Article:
As we look at opportunities outside of the markets that we're in, we may see an opportunity for us to continue to invest capital and expand the portfolio of assets that we have or it may be that the returns are such that we choose to just on the assets that we built in the top markets that we've done thus far, and we see the model transition more toward the co-location model. So it just depends on how the market develops and where the returns are, whether we continue to expand the footprint or utilize the assets that we've acquired to date.

But as I mentioned in my comments what has been clear in the early days of this, is that having the asset in place, drive what we fundamentally believe toward the business model and we got into this business that it's a shared asset just like towers and our goal is to put as many tenants on that shared asset as we possibly can. And the benefit to customers is the low-cost provision and the benefit to us is that increases financial returns and that's the way we're seeing the business play out and pretty excited about where we're positioned relative to the deployment schedules that are ongoing, around 5G.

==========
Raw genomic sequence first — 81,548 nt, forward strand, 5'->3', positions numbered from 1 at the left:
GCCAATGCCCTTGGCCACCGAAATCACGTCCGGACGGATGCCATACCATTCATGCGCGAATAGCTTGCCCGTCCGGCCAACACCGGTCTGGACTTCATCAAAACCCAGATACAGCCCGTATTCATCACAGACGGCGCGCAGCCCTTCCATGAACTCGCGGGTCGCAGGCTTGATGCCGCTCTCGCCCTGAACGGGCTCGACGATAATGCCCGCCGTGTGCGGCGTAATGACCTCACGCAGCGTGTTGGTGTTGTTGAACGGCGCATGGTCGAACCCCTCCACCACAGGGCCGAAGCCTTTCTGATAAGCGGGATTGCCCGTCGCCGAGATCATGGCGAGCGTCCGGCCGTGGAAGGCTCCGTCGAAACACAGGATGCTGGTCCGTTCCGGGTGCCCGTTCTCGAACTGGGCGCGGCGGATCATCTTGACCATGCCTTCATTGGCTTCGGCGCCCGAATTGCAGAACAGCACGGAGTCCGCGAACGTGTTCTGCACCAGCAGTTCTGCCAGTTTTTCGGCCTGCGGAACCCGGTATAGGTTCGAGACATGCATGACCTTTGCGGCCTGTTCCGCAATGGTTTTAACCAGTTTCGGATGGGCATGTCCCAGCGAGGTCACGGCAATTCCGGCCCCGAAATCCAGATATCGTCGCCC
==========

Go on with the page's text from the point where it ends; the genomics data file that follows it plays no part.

Daniel K. Schlanger -- Senior Vice President and Chief Financial Officer

And as you pointed out, Amir, just to add a little bit to that. We do believe we have sustainable advantages, especially in the markets where we have built fiber and have a pretty broad expense of that fiber within a market. It's hard to come in and over build and try to compete on price and try to compete on network quality and try to compete on all of the capabilities that Jay talked about. So as this market would expand, if it expands and we believe it will, I think we hope to maintain that competitive advantage and press on it, as we invest in future markets as Jay talked about, but especially in the markets, we're already in, we think that we are in a really good spot.